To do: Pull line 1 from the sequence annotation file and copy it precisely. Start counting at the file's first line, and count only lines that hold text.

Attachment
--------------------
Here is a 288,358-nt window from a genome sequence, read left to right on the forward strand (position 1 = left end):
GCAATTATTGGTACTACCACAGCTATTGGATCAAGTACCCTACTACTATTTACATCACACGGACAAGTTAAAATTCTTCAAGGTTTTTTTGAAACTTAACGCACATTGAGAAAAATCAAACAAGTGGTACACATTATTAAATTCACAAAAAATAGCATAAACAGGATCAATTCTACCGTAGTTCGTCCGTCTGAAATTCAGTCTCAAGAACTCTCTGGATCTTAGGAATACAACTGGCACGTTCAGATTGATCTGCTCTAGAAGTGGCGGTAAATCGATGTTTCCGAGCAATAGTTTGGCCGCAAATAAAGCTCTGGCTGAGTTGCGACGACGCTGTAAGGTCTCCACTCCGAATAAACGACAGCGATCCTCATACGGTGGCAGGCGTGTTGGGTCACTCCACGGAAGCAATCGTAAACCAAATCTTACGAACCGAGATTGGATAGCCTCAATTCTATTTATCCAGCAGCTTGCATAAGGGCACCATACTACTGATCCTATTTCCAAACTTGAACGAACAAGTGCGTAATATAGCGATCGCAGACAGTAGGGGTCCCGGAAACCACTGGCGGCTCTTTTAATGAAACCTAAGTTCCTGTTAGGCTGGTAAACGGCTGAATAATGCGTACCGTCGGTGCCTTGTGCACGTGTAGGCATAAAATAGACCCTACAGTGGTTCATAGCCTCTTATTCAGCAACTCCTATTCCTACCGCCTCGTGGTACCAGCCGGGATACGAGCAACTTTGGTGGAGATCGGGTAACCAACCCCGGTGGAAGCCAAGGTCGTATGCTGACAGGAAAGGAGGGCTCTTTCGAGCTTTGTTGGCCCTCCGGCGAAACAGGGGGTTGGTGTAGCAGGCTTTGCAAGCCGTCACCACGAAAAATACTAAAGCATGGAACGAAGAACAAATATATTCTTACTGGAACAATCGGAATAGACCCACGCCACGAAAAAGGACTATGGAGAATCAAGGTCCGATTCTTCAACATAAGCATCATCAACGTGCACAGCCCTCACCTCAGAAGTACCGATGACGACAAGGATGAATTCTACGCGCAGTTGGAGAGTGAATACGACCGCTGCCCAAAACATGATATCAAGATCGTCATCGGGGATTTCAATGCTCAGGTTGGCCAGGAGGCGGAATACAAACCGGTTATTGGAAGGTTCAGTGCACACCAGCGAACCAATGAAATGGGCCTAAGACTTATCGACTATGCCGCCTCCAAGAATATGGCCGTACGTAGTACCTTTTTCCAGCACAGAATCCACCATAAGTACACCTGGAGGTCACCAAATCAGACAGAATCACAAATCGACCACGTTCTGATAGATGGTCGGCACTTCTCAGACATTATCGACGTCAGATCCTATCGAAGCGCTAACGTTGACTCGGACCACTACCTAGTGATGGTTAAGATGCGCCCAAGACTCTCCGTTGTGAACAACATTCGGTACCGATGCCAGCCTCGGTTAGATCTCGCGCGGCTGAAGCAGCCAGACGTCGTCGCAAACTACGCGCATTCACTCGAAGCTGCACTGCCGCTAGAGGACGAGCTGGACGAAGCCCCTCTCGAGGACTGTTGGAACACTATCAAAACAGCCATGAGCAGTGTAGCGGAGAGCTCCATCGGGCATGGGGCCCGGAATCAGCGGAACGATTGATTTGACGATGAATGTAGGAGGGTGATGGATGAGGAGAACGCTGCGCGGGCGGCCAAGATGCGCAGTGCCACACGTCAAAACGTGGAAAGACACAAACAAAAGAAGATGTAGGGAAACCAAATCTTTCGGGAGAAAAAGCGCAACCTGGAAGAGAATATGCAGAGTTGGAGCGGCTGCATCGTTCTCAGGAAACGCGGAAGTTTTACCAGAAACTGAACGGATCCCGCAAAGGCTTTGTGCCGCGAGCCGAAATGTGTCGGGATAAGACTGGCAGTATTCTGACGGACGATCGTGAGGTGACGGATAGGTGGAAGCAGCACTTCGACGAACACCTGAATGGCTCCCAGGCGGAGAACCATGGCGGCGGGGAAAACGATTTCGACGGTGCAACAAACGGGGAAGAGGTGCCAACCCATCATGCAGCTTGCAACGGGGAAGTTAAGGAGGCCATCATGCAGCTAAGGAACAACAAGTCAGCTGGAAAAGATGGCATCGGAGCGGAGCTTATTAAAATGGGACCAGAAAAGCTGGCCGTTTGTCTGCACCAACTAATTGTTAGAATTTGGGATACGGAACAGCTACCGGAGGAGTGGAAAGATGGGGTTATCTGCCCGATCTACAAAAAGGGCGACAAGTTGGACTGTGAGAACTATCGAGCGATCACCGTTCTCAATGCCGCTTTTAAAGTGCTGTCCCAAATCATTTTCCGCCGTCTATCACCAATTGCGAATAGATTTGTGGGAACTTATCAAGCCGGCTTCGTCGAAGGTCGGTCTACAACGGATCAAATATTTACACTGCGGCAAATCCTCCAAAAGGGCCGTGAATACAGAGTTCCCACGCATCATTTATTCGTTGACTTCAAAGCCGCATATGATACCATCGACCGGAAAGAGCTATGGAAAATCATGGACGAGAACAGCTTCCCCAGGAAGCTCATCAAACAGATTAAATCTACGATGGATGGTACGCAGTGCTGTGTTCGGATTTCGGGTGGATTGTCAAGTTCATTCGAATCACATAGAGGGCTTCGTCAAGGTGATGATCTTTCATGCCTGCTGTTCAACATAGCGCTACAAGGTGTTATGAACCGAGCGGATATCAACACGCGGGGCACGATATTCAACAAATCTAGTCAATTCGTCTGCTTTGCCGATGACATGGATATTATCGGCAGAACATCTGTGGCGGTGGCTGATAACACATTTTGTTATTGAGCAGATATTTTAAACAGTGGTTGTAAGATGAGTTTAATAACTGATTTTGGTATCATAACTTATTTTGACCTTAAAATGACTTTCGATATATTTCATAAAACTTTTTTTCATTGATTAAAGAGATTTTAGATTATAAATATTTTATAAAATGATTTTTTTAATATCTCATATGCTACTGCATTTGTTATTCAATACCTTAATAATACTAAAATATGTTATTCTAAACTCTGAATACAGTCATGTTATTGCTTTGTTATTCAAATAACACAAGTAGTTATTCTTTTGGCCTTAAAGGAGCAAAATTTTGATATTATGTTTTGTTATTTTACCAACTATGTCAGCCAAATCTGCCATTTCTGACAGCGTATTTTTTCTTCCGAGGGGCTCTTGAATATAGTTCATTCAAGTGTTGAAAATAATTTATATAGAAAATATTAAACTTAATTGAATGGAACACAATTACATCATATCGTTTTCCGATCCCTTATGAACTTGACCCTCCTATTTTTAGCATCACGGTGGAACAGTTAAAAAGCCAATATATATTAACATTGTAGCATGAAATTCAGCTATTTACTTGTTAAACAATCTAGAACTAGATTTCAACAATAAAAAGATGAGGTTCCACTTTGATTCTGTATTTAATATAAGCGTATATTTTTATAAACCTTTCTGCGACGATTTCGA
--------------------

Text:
Here is a 288,358-nt window from a genome sequence, read left to right on the forward strand (position 1 = left end):